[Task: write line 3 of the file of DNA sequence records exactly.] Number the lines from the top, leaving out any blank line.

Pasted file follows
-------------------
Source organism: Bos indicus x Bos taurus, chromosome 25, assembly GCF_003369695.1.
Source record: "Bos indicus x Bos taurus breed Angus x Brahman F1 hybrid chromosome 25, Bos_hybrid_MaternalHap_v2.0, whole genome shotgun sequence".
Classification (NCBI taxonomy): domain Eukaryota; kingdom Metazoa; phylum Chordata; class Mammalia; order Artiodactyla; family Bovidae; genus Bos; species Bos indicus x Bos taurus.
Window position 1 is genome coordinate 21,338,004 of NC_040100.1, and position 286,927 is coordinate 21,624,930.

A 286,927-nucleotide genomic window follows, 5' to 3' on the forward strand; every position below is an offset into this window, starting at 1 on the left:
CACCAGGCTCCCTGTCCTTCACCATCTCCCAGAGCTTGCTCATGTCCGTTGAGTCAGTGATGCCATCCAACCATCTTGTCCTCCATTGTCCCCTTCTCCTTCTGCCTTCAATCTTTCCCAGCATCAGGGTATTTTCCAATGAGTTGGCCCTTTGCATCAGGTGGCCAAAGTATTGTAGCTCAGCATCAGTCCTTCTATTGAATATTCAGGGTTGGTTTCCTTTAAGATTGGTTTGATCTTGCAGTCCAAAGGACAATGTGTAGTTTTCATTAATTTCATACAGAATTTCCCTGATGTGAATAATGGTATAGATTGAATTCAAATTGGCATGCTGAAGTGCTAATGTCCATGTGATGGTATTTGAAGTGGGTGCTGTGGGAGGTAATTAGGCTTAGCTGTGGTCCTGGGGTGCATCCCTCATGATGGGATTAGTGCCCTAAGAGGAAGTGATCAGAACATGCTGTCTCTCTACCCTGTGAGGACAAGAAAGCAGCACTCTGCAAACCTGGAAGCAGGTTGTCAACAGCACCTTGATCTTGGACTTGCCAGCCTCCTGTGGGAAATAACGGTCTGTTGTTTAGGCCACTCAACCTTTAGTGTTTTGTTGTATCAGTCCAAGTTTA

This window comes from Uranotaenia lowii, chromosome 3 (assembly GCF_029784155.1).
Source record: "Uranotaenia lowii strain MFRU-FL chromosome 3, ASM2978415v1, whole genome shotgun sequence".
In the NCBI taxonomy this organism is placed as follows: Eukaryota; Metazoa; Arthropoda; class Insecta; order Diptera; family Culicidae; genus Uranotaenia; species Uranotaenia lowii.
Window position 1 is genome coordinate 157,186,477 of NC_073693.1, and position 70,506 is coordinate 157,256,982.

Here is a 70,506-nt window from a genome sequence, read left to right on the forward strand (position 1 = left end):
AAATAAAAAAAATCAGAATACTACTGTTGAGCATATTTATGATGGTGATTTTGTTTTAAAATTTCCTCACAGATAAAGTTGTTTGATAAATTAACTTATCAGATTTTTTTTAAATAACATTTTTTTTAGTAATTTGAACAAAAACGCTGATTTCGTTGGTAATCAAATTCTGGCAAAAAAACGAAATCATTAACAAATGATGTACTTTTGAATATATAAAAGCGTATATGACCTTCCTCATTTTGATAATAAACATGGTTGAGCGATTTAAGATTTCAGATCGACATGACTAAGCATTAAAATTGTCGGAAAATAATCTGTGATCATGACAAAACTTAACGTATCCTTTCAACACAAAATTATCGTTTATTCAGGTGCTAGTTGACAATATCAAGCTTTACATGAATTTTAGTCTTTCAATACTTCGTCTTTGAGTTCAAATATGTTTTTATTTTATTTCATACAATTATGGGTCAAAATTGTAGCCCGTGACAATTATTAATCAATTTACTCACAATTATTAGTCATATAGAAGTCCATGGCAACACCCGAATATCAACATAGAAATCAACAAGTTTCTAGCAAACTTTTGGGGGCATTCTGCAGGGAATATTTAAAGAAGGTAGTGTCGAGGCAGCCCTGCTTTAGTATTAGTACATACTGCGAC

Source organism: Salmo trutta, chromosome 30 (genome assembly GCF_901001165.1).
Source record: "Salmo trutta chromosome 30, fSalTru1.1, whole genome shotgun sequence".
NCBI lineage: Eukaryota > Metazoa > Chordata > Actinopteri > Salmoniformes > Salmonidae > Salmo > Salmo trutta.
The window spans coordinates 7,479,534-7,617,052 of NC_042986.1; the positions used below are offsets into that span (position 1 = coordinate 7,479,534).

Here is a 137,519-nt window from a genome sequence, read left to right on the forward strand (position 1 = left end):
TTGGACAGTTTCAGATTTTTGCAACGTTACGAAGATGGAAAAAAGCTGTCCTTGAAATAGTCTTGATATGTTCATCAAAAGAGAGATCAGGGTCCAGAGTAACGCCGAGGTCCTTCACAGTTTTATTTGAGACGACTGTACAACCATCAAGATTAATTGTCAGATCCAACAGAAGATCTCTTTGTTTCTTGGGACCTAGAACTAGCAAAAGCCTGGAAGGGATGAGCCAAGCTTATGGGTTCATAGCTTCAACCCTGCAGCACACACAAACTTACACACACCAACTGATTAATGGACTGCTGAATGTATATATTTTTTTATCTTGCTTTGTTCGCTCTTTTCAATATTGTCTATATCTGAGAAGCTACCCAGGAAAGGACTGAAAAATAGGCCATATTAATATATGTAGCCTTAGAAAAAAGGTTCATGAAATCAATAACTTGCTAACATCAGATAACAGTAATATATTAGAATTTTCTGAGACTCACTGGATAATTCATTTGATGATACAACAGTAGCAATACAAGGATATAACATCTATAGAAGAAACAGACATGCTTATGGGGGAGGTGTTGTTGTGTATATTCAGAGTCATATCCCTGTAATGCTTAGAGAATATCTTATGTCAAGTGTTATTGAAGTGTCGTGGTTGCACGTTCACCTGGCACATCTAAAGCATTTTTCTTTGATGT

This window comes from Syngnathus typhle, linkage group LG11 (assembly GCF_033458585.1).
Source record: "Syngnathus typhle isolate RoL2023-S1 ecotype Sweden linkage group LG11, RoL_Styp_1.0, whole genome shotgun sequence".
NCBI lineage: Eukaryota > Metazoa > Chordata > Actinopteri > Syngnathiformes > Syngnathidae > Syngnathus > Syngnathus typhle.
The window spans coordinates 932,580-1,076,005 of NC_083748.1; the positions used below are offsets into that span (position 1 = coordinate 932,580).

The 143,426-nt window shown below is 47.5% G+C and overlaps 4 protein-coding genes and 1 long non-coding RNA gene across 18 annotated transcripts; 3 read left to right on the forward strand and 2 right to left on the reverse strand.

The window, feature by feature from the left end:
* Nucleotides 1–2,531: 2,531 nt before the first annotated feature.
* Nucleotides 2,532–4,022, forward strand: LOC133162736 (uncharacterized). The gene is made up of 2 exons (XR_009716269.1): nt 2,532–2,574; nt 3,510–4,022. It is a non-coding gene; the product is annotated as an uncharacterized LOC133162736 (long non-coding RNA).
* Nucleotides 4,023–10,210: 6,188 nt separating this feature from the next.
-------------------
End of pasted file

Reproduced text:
Classification (NCBI taxonomy): domain Eukaryota; kingdom Metazoa; phylum Chordata; class Mammalia; order Artiodactyla; family Bovidae; genus Bos; species Bos indicus x Bos taurus.